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Celebrating Black History Month with the International Booker Prize

By Megha Alam, Jane Bentham and Rob Tomlinson

Marking October’s Black History Month, we have chosen to spotlight Black winners and nominees of the International Booker Prize, whose work focuses on the realities of colonialism and its legacies. The international section of the prestigious literary prize is open to living authors of any nationality whose work is available in English translation. Initially recognising a writer’s body of work, like the Nobel Prize, since 2016 the Booker Prize has awarded a single book each year, and the prize is shared between author and translator.

Black Moses by Alain Mabanckdou, translated by Helen Stephenson

Longlisted for the International Booker Prize in 2017 and originally published in French, this novel is set in the Congolese writer’s hometown of Pointe-Noire, on the Republic of Congo’s coastline. Black Moses follows the life of Moses, a young boy who escapes his orphanage and joins a gang of petty thieves in the port town. True to his namesake, Moses retains a strong sense of justice, boldly defending the weak and vulnerable. While aspects of magical realism are blended into this coming-of-age story, it never strays far from its social and historical context.

Over the course of the novel, we witness large changes in Moses’ community, such as the waning influence of religion amidst the rise of Socialism. The prose is rich in sharp wit and farce as it ridicules and condemns the corrupt politics in the Congo during the 1970s. Through a set of remarkable characters, Mabanckdou also pays homage to those who are unable to escape injustice and corruption yet hold onto their courage and resilience. This is echoed in the story’s structure, which quickly alternates between child-like, fantastical optimism and the bleakness of reality. Mabanckdou provides us with an entertaining and darkly humorous adventure through a frequently overlooked historical period.

At Night All Blood is Black by David Diop, translated by Anna Moschovakis

At Night All Blood is Black, originally written in French by David Diop, is a powerful literary exploration of the grim repercussions of the French exploitation of its colonies during World War One. The novel, awarded the International Booker Prize in 2021, takes readers on a journey into Alfa Ndiaye’s mind. Alfa is a Senegalese man who grapples with the profound loss of his close childhood friend, Mademba Diop, while serving in the French army during World War One. The story explores the trauma of war, as Alfa is unable to contain his anger and grief of losing his “more-than-brother” friend. Driven by his rage, Alfa starts to kill German soldiers in the same manner that his friend was killed and brings back the severed hands of his victims to the camp. Within the context of the war, where the line between humanity and inhumanity is thin, he is initially deemed a hero. However, as his murders turn into an obsession, the other French soldiers begin to fear him as they see his killing spree for what it is: his descent into madness. As the story continues, it delves more into Alfa’s past while detailing his mental decline, exposing the effects of war on what was once a kind and gentle man. Diop confronts the unflinching brutality of war and the reality that strips the psyche of a sense of humanity. The novel boldly addresses the sacrifices forced upon the colonies, exemplified by Alfa's journey, as he is pushed into an unforgiving war zone on behalf of the French. At Night All Blood is Black is a thought-provoking narrative that invites readers to confront the darkest side of human nature and reflect on the complex legacies of colonialism and war.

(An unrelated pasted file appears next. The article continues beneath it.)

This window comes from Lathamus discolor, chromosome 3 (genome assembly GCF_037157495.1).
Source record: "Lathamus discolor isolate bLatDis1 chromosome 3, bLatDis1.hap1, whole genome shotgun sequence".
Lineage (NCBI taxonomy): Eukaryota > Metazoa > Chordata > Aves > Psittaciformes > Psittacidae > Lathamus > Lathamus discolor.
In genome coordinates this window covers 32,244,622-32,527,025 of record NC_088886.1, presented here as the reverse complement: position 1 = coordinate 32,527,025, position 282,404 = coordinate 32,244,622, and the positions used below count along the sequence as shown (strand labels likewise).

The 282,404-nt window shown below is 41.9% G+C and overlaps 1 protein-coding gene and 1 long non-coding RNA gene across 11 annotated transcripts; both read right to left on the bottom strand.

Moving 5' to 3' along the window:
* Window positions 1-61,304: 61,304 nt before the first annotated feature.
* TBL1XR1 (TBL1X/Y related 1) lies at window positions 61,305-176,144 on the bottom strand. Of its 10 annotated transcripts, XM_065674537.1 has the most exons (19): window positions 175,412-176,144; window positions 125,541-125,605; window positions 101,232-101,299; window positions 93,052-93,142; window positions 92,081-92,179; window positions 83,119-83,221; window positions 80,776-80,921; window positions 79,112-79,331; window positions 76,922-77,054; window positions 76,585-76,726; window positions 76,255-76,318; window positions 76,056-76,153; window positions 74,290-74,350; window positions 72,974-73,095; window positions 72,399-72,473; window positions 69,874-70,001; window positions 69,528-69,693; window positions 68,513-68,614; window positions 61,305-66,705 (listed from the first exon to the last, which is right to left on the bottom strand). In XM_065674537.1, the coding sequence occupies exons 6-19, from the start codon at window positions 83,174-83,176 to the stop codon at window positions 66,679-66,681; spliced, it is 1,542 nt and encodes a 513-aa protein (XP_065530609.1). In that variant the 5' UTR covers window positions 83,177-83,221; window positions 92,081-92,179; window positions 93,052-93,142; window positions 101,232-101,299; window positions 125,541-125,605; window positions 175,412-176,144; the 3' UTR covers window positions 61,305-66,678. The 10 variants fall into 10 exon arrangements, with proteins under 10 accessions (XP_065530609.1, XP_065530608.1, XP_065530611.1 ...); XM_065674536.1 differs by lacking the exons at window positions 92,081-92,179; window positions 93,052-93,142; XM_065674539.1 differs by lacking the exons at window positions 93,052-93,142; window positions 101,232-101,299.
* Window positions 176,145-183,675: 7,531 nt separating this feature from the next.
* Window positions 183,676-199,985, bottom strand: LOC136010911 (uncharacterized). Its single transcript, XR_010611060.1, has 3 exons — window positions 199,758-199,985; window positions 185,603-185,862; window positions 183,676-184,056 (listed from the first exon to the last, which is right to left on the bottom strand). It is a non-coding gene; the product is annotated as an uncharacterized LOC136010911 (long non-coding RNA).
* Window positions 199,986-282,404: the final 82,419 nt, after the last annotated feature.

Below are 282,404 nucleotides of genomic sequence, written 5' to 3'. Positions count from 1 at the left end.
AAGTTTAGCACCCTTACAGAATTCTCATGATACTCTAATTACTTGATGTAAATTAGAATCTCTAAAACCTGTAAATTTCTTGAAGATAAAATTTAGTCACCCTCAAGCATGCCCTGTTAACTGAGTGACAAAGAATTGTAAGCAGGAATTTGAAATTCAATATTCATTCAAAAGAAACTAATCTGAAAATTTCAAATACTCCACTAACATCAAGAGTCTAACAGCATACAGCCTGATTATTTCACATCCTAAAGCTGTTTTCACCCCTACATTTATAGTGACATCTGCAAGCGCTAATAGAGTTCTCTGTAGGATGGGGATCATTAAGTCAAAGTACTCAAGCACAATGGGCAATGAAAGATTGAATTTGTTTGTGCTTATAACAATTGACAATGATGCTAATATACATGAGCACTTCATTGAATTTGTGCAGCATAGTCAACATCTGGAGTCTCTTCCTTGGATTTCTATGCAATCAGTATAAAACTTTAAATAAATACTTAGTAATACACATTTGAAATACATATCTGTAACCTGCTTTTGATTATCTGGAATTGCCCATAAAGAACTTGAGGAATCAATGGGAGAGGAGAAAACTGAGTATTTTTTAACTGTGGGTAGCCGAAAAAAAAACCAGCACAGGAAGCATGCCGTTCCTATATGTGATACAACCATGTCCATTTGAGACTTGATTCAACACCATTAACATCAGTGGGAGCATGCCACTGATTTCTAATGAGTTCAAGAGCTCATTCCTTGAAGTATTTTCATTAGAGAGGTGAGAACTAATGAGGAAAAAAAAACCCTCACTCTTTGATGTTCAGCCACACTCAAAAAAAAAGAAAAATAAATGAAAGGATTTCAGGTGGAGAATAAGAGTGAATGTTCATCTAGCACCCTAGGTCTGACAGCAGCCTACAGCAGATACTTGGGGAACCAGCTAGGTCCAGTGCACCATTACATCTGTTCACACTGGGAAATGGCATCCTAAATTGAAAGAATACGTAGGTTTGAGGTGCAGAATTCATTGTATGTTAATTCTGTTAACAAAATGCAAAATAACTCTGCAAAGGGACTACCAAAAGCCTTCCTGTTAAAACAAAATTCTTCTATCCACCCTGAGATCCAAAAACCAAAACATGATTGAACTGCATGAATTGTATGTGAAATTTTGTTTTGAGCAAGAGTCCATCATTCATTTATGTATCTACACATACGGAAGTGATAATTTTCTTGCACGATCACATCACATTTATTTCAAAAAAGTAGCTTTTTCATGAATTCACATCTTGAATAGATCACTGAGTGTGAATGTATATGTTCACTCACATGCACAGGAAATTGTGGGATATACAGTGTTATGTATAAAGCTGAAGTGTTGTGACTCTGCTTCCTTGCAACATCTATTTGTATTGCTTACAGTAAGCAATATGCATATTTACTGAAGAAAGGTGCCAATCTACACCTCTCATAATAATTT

Standing Heavy by GauZ’, translated by Frank Wynne

GauZ’ is the nom de plume of Ivorian writer Armand Patrick Gbaka-Brédé, who has been widely recognised in the French-speaking world for the quality of his writing and piercing insight into contemporary society. Standing Heavy draws on the author’s experiences living as an undocumented migrant in Paris, where he arrived in 1999 to study a biology master’s and, eventually, like the characters of the book, worked as a security guard. It is a sharply satirical novel that examines migration policy and (post)colonial relations between Francophone Africa and France, as two generations of undocumented African workers attempt to make a life for themselves in Paris. Before being shortlisted in translation for the International Booker Prize, Standing Heavy won the 2014 Book of the Year competition from French literary magazine Lire, a testament to this compelling work.


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